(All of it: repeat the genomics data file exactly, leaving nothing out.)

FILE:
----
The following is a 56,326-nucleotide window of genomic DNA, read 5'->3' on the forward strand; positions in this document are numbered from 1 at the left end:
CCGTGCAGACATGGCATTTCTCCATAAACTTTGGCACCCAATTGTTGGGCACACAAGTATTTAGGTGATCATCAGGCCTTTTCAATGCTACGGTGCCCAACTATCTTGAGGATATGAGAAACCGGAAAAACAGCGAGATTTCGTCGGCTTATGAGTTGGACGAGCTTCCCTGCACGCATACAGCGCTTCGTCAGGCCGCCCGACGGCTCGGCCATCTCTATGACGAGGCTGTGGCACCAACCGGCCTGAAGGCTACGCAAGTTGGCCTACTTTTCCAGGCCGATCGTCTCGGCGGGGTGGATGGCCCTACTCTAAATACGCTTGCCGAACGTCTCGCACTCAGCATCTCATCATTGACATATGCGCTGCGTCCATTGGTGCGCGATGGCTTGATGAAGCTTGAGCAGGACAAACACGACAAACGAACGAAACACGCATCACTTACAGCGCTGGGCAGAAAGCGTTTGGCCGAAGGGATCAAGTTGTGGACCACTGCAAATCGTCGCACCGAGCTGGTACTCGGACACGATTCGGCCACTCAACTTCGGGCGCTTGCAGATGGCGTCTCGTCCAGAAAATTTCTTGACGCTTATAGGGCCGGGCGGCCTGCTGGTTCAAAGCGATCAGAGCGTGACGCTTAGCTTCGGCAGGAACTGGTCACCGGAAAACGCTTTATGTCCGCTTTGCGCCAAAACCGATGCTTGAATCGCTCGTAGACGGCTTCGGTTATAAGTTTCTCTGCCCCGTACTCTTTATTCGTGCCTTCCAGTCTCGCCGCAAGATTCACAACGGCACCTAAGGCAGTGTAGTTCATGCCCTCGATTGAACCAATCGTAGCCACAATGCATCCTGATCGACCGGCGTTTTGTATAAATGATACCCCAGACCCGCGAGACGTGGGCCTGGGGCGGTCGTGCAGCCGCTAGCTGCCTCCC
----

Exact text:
The following is a 56,326-nucleotide window of genomic DNA, read 5'->3' on the forward strand; positions in this document are numbered from 1 at the left end:
CCGTGCAGACATGGCATTTCTCCATAAACTTTGGCACCCAATTGTTGGGCACACAAGTATTTAGGTGATCATCAGGCCTTTTCAATGCTACGGTGCCCAACTATCTTGAGGATATGAGAAACCGGAAAAACAGCGAGATTTCGTCGGCTTATGAGTTGGACGAGCTTCCCTGCACGCATACAGCGCTTCGTCAGGCCGCCCGACGGCTCGGCCATCTCTATGACGAGGCTGTGGCACCAACCGGCCTGAAGGCTACGCAAGTTGGCCTACTTTTCCAGGCCGATCGTCTCGGCGGGGTGGATGGCCCTACTCTAAATACGCTTGCCGAACGTCTCGCACTCAGCATCTCATCATTGACATATGCGCTGCGTCCATTGGTGCGCGATGGCTTGATGAAGCTTGAGCAGGACAAACACGACAAACGAACGAAACACGCATCACTTACAGCGCTGGGCAGAAAGCGTTTGGCCGAAGGGATCAAGTTGTGGACCACTGCAAATCGTCGCACCGAGCTGGTACTCGGACACGATTCGGCCACTCAACTTCGGGCGCTTGCAGATGGCGTCTCGTCCAGAAAATTTCTTGACGCTTATAGGGCCGGGCGGCCTGCTGGTTCAAAGCGATCAGAGCGTGACGCTTAGCTTCGGCAGGAACTGGTCACCGGAAAACGCTTTATGTCCGCTTTGCGCCAAAACCGATGCTTGAATCGCTCGTAGACGGCTTCGGTTATAAGTTTCTCTGCCCCGTACTCTTTATTCGTGCCTTCCAGTCTCGCCGCAAGATTCACAACGGCACCTAAGGCAGTGTAGTTCATGCCCTCGATTGAACCAATCGTAGCCACAATGCATCCTGATCGACCGGCGTTTTGTATAAATGATACCCCAGACCCGCGAGACGTGGGCCTGGGGCGGTCGTGCAGCCGCTAGCTGCCTCCC